Concerns are being raised that the Tories plan to spend far less than Labour on social care, should they be elected to power on 6 May.
The criticism came as part of an overall attack on alleged Labour plans to cut NHS services, and included a Tory pledge to protect “the whole of the NHS budget”.
In its care White Paper, the government said it planned to find an extra £4bn in annual funding for social care from 2014, including £1.8bn from the NHS.
This would help meet rising demand and fund planned reforms, such as a national system of assessment and eligibility and free personal care for people who have already been resident in care homes for two years from 2014-15. According to the White Paper, the extra NHS resources would be found as part of moves to integrate care.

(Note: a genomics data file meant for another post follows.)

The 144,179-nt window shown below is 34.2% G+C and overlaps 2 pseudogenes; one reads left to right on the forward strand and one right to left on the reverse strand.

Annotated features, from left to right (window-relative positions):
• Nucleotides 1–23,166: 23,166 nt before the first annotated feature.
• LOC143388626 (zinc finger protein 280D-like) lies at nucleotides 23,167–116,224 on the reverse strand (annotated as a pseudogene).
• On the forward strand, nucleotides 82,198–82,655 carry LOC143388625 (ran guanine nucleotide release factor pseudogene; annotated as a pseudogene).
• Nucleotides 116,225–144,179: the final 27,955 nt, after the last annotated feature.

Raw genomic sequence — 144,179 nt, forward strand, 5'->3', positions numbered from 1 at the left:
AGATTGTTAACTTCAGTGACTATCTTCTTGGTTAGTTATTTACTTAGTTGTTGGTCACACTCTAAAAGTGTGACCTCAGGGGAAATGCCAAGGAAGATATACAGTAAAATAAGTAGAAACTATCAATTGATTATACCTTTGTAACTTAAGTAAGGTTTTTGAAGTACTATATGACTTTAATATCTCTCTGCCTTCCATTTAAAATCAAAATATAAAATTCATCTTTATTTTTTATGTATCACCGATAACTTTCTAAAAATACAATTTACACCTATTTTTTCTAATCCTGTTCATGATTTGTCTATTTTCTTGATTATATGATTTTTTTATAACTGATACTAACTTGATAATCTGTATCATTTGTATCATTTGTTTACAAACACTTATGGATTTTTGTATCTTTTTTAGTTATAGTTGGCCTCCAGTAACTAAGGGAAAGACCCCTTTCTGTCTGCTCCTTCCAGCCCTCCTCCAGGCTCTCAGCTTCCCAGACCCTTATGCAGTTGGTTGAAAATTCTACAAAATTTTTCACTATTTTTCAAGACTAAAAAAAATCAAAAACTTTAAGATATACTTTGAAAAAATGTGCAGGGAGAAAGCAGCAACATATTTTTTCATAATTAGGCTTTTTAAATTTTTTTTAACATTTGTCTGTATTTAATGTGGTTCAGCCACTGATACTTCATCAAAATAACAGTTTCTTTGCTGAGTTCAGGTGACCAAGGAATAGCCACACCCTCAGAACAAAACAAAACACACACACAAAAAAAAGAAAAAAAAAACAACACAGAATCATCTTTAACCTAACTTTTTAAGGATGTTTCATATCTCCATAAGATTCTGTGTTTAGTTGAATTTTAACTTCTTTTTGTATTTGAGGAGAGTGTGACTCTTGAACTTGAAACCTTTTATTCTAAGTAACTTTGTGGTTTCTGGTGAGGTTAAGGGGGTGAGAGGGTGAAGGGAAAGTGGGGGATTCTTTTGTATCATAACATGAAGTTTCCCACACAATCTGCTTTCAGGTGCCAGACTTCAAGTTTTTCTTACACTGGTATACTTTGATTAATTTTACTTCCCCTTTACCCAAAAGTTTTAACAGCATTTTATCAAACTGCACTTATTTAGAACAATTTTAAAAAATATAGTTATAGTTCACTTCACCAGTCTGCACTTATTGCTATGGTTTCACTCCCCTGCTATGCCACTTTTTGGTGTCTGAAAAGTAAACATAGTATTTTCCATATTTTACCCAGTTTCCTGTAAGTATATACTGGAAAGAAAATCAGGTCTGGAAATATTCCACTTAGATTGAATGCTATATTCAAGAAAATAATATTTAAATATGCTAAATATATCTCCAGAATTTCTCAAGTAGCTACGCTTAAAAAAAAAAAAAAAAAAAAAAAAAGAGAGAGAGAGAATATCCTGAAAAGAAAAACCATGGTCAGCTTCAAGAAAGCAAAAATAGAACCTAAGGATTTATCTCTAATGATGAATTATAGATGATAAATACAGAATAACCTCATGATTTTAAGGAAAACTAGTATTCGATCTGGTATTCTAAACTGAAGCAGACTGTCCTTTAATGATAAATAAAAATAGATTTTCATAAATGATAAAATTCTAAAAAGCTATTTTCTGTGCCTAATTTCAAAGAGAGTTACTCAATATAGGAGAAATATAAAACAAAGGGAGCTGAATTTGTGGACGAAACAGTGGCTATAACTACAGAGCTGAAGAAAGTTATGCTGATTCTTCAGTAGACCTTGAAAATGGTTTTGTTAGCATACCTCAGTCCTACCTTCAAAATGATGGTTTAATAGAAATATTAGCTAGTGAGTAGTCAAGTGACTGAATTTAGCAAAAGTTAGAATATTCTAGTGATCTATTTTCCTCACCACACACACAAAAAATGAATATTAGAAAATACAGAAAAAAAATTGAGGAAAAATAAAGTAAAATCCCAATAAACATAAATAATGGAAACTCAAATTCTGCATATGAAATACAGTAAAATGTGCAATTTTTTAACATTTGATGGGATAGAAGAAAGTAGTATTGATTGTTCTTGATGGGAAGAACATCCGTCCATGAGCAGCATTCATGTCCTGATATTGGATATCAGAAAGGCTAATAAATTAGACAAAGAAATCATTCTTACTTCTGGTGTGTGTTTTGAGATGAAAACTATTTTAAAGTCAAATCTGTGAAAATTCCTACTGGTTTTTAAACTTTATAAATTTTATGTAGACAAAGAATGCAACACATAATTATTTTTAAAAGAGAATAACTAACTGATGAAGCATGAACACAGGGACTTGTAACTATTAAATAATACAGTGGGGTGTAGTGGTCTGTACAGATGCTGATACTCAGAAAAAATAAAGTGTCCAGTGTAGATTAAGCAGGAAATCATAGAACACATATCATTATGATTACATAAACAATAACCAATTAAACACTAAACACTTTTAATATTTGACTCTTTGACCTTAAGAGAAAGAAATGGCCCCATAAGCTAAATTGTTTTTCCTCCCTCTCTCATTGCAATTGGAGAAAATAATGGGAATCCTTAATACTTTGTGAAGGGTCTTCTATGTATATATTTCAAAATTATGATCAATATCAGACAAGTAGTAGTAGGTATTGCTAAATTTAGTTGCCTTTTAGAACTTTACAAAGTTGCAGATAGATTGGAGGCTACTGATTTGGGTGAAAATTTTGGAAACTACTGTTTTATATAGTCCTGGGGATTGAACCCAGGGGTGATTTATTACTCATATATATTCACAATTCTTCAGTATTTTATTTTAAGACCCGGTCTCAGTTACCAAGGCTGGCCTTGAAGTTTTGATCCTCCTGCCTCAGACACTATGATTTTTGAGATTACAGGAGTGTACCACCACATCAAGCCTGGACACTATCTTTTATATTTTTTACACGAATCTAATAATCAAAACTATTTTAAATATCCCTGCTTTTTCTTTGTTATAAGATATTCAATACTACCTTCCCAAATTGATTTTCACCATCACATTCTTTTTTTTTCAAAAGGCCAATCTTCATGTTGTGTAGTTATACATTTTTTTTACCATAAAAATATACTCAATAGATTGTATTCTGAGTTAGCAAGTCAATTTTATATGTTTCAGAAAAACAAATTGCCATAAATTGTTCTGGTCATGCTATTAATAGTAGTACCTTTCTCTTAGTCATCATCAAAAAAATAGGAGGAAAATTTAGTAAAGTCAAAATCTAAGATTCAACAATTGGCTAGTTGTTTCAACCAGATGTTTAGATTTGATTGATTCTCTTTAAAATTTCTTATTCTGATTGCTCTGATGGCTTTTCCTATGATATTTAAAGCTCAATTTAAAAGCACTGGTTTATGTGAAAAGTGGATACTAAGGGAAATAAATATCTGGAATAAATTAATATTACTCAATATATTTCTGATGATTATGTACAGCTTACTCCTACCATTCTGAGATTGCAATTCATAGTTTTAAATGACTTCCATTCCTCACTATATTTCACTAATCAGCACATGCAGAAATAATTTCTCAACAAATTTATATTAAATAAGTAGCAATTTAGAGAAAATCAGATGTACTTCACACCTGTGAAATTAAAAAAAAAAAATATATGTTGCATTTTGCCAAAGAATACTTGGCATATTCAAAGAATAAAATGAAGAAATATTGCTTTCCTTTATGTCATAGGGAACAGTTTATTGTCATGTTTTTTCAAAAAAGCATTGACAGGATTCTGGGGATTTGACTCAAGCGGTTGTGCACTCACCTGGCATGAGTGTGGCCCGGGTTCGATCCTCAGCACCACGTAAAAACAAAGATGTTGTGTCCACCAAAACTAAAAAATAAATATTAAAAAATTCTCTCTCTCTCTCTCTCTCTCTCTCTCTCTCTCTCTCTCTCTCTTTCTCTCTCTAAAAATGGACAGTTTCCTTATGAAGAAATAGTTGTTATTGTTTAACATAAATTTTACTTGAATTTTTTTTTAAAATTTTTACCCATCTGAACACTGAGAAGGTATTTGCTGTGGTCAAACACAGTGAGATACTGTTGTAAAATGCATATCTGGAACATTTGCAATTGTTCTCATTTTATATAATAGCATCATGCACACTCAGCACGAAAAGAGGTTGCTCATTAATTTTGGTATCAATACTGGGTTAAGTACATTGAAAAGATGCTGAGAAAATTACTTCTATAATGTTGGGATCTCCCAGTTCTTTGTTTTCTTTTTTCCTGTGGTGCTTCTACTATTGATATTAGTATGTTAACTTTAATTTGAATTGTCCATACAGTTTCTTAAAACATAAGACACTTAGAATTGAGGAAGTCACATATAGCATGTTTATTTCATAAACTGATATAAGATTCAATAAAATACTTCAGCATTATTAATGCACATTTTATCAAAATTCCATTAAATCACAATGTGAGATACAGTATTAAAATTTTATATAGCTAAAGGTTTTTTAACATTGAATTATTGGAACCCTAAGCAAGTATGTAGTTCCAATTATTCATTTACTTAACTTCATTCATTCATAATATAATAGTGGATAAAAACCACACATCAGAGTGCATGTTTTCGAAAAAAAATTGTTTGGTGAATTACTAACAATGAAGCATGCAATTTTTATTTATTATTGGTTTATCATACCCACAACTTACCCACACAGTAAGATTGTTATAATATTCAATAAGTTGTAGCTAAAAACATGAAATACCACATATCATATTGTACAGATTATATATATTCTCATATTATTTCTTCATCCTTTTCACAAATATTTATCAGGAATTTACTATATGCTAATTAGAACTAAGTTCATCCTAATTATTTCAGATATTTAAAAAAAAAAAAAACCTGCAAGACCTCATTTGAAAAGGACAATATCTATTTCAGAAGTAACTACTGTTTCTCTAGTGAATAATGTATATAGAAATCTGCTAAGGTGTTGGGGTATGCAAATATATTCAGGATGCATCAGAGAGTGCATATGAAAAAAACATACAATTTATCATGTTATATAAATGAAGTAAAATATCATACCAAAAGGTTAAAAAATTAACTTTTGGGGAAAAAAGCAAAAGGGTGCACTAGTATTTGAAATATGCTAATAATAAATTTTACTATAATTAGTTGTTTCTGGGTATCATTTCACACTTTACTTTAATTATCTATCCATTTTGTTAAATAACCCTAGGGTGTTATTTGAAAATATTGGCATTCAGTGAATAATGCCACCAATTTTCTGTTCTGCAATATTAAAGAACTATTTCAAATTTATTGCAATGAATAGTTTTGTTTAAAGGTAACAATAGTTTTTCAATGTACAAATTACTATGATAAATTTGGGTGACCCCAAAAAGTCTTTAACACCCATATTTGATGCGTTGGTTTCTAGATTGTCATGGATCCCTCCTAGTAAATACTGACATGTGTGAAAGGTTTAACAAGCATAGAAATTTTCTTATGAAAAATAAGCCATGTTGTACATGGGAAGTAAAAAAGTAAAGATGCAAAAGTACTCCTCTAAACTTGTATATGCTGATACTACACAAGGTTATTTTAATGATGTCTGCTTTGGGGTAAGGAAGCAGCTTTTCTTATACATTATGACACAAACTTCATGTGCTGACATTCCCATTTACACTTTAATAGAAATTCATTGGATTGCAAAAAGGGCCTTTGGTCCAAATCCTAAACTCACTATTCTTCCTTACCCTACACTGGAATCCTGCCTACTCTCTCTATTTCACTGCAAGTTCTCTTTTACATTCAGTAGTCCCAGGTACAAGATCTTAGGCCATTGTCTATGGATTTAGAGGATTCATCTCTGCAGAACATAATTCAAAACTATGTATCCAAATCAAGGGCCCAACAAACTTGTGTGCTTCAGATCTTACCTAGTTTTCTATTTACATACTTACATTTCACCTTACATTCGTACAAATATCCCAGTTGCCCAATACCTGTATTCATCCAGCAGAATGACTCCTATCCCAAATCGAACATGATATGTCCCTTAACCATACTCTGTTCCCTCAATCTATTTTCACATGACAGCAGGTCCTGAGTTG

The Tories back a national system of assessment and eligibility but are opposed to Labour’s proposal to make residential personal care free after two years.
However, the latter costs an estimated £800m a year, leaving a potential extra shortfall of £1bn a year on Labour’s plans, should the Conservatives reject transferring any funds to social care from the NHS.
Campaign group Disability Alliance said it was time the Tories clarified their position.
Policy director Neil Coyle said: “We know what Labour wants to do, but what we don’t know is what the Conservatives want to do, so it would be more useful to deliver policies in this area rather than scare organisations into thinking Labour might cut the NHS.”
A Tory spokesperson said the party planned to spend more on preventive services for older people, including through the creation of a ring-fenced public health budget, which could be used to fund home adaptations.